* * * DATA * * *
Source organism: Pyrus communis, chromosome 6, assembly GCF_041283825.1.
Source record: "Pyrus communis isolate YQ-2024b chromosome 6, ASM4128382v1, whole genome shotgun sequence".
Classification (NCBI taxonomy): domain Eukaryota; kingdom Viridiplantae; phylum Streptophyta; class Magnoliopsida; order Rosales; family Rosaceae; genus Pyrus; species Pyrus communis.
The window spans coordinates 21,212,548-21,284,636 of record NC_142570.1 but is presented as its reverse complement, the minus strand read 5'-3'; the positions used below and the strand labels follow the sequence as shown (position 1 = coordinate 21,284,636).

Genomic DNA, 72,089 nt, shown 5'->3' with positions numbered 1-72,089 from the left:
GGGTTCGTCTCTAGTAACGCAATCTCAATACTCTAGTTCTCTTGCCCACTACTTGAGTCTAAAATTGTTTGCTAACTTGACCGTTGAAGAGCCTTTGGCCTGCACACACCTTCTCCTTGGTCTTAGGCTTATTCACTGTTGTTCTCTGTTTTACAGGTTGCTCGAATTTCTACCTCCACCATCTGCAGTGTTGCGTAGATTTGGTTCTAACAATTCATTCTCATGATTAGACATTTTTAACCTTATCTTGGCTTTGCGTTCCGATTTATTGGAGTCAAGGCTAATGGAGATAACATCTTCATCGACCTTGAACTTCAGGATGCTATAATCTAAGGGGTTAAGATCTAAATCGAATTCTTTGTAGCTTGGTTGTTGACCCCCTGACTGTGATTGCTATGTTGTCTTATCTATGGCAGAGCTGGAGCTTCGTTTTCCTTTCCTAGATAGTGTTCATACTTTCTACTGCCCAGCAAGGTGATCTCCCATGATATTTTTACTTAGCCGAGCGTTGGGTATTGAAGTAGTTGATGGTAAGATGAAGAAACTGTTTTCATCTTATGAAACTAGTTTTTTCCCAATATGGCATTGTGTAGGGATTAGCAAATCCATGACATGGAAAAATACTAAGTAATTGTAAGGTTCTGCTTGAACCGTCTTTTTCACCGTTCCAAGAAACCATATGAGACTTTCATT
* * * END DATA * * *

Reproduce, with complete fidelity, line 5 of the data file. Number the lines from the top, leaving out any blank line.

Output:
Genomic DNA, 72,089 nt, shown 5'->3' with positions numbered 1-72,089 from the left: